We are constantly on the move, constantly planning, constantly trying to hang out with our large spectrum of friends. There is a need to keep socializing, meeting new people, and branching out. You scroll through social media and everyone is posting pictures with their groups of friends or talking about friendships through written posts. That is all well and good, there’s nothing particularly wrong with that. Believe me when I say we were made for community.

However, I’m afraid we’re not stopping to love ourselves. I don’t mean stop and find some alone time once in a while, because I think we’re all decent at that. I don’t mean we hate our outward appearance, I think we all have at least okay self-love. What I mean is that I want you to slow down, disconnect from everyone else, and really observe yourself. Take time to journey on your own now and again. This is not because I want you to be antisocial or self-centered, but I want you to establish confidence and knowledge of who you are and what being you truly means. In this time when we are figuring out who we are, I think it’s crucial that we have confidence in our individualism in order to do that. Too often we are in groups and in community, so we forget the importance of establishing ourselves in our own unique capabilities when no one else is around.

Why do I think there is a lack of self-confidence and individualism? I see it constantly and have experienced it numerous times. Sometimes when eating alone people become oddly self-conscious. Or on the flip side, people see others eating alone and feel bad. Almost no one attends church, clubs or events alone. There is an unspoken thought that solitude equates loneliness. Therefore, we remain constantly surrounded by friends.

When you go out in public, it does not need to be a group outing. Go out alone, dare I say it. Enjoy being on your own, and if it’s uncomfortable, continue to push yourself to loving you.

You have a presence that is all your own. Your identity is not in your friend group. Push off the burdens of insecurity and uncertainty about being alone and embrace the experience. There is nothing wrong with solitude, there is nothing wrong with not being in community all the time, and I just wanted to make sure you heard that.

So to answer your unasked question: Yes, you are good enough as an individual.

~Annah

You’re Hired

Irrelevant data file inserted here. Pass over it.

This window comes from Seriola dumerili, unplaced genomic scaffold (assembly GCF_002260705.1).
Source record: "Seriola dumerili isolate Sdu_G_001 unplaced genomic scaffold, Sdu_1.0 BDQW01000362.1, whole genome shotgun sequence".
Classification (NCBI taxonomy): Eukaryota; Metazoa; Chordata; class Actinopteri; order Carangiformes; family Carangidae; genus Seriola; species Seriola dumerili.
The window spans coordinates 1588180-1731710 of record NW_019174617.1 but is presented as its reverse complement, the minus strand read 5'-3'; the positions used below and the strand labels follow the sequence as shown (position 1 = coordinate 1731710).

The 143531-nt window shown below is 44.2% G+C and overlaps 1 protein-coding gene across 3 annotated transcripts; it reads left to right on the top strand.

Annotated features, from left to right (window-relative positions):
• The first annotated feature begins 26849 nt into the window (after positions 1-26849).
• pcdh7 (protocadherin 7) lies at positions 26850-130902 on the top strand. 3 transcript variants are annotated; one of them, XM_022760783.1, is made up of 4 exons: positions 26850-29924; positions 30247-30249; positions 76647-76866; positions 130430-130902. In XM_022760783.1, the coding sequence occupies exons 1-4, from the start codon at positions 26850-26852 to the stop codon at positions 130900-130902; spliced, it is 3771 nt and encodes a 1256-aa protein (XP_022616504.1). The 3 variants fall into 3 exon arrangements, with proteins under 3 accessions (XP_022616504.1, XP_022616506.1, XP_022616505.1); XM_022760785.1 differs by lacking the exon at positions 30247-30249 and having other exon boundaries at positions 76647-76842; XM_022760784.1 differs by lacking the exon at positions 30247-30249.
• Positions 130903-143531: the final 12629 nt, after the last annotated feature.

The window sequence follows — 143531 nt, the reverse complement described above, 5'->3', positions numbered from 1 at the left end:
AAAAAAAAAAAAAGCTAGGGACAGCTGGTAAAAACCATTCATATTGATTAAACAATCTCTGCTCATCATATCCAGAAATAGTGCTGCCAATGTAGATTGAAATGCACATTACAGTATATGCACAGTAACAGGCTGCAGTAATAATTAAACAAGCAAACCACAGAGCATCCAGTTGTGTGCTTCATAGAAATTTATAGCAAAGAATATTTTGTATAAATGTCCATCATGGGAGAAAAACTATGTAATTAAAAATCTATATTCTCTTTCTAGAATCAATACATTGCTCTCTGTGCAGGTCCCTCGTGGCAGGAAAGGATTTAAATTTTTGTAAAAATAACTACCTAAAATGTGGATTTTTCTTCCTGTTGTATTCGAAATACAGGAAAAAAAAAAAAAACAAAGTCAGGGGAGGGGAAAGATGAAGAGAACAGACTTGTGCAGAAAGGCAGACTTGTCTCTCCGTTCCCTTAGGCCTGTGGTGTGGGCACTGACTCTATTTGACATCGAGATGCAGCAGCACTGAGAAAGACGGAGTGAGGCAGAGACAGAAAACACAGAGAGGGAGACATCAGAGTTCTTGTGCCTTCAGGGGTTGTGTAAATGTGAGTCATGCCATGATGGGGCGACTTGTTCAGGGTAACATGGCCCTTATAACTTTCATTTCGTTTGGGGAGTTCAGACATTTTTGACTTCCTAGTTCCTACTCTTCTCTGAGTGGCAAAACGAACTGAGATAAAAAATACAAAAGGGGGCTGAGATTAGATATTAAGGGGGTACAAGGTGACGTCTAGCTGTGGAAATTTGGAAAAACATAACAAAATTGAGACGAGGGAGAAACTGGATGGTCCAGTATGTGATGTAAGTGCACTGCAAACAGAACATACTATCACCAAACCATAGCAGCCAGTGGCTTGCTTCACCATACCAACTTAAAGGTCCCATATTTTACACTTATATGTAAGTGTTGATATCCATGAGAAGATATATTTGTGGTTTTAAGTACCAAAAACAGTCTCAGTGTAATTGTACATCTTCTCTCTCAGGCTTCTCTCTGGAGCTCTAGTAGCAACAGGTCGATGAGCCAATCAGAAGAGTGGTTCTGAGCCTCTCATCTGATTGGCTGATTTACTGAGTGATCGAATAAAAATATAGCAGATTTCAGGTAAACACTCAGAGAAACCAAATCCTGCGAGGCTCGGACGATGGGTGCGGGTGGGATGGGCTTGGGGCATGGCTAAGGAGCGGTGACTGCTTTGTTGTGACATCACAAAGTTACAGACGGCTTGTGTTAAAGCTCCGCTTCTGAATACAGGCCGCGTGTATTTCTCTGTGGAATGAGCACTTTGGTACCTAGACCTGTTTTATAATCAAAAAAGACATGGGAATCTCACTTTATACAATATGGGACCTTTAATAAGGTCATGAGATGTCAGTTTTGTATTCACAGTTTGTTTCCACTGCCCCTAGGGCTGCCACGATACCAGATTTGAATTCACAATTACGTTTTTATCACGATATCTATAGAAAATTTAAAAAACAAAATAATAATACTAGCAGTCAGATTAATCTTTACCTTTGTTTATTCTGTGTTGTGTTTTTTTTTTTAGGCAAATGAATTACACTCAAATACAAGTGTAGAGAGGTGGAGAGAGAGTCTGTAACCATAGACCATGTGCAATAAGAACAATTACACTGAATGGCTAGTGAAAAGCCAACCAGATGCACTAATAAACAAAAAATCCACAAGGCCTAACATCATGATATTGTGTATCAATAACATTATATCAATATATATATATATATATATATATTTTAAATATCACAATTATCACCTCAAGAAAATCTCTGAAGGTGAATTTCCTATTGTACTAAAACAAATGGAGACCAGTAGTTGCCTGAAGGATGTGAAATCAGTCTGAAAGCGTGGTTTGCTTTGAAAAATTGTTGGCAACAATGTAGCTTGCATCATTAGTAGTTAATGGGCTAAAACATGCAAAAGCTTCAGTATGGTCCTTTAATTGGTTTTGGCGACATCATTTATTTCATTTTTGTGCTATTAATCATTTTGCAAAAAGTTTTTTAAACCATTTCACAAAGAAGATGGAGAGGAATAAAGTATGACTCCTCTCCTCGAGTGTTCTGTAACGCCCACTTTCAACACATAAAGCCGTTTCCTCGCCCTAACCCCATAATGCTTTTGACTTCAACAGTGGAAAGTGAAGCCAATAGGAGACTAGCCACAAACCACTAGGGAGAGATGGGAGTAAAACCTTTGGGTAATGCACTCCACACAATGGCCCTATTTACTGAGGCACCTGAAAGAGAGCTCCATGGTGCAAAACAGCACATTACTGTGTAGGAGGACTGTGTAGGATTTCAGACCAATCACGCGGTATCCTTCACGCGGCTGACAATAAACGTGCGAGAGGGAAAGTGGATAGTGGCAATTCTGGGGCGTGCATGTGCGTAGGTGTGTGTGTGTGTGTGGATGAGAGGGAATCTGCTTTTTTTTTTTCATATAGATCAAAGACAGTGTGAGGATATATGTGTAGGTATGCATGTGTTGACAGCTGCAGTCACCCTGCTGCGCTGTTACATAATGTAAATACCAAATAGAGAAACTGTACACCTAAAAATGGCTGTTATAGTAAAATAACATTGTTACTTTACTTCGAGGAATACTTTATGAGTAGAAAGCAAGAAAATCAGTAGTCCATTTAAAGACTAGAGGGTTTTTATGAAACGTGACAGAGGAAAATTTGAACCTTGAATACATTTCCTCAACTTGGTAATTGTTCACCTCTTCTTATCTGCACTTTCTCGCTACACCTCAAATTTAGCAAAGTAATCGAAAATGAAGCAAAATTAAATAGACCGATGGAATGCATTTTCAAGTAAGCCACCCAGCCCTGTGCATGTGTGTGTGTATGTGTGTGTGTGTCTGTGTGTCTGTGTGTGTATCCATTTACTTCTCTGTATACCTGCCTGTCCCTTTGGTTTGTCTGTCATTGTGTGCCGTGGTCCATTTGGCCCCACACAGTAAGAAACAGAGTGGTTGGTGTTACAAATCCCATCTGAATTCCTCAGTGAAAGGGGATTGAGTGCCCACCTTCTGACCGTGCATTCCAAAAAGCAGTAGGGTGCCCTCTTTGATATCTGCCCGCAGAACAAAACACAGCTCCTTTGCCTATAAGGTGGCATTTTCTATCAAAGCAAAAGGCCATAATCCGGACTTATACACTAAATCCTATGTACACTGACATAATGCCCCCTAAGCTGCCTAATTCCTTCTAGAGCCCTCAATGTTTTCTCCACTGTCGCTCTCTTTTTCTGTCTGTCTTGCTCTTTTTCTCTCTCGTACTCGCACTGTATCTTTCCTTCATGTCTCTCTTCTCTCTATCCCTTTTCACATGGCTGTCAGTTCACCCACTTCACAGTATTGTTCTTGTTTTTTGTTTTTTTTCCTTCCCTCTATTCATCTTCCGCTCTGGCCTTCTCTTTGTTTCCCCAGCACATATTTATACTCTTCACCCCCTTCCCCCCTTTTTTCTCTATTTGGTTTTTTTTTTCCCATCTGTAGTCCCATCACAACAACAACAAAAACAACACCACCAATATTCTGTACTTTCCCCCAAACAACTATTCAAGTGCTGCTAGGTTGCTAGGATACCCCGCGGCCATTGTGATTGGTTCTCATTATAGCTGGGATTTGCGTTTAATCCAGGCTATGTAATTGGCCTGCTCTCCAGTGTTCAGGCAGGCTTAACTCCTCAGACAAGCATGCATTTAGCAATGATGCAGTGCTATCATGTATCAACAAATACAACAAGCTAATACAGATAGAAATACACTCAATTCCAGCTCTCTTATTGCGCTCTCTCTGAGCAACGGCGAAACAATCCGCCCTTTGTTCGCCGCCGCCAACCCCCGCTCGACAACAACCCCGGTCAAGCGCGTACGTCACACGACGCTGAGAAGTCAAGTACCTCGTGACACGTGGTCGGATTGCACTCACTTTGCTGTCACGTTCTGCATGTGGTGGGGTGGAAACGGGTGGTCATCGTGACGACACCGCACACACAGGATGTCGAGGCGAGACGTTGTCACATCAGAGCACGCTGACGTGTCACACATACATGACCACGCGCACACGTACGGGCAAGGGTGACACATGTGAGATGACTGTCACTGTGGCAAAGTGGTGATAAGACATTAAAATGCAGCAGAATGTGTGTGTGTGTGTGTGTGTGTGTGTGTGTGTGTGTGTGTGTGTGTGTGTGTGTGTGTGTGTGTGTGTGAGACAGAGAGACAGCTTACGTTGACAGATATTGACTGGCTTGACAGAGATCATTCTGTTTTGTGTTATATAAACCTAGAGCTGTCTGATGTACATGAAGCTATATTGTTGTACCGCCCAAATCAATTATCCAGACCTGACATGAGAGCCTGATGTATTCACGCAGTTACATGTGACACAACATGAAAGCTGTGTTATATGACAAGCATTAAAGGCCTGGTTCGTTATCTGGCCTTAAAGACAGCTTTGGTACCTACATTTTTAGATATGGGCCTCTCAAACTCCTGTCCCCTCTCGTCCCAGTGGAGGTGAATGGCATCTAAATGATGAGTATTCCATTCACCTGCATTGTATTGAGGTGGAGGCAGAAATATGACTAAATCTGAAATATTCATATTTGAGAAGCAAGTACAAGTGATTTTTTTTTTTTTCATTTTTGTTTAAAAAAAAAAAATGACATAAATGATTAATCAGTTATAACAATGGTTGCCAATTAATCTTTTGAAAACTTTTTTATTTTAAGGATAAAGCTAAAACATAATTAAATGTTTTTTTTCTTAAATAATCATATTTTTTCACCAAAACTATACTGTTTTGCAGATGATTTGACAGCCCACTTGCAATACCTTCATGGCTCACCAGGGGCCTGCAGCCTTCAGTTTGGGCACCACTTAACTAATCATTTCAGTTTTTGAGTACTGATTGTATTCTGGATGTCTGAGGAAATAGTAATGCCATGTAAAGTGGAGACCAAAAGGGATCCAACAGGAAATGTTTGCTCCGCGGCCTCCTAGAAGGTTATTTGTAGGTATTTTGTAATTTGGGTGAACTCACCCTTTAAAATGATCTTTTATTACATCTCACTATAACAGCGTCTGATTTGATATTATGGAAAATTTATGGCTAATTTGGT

My first half of college is quickly drawing to a close (yikes, that’s scary!) and summer is approaching. The past few months and the next few weeks will continue to be application season for so many people, and I among them. To be honest with you, these seasons are very difficult and disheartening for me. But I’m always oddly calm, too.

Growing up, I always placed too much emphasis on my grades. Now after 14 years of school I’m starting to realize I’ll be okay no matter what the grade is. My life will go on. But now I face the struggle of putting my identity in jobs, or more appropriately, having numerous applications rejected. I’ll admit I’m a pretty naïve person when it comes to jobs and applications. I have so much confidence that I can land any career when the world is far from that simple. When things don’t work out, which is more than the number of times they will, I get super bummed and feel a little unwanted. Have you ever felt that way?

But it’s not even just the rejection from jobs that bothers me. There’s this pressure that I need to be super stressed and worried when things don’t work out. Yes, money is obviously necessary in this world, but if it takes me a little longer to find a job the world will not go up in flames… The thing is in the midst of the chaos and application season when everyone is rushing and frazzled, I kind of step back and intentionally try to do the opposite.

I’m weird, I have anxiety and worry a ton, but when I’m in a huge group of people who are all worrying that instantly makes me want to calm down. Everyone was freaking out about housing earlier this year and constantly kept asking me what my plans were, concerned for their future living situations. I would reply with something like, ‘you know, I don’t know where I’m living, but I’m honestly not that worried. Somehow it’ll work out.’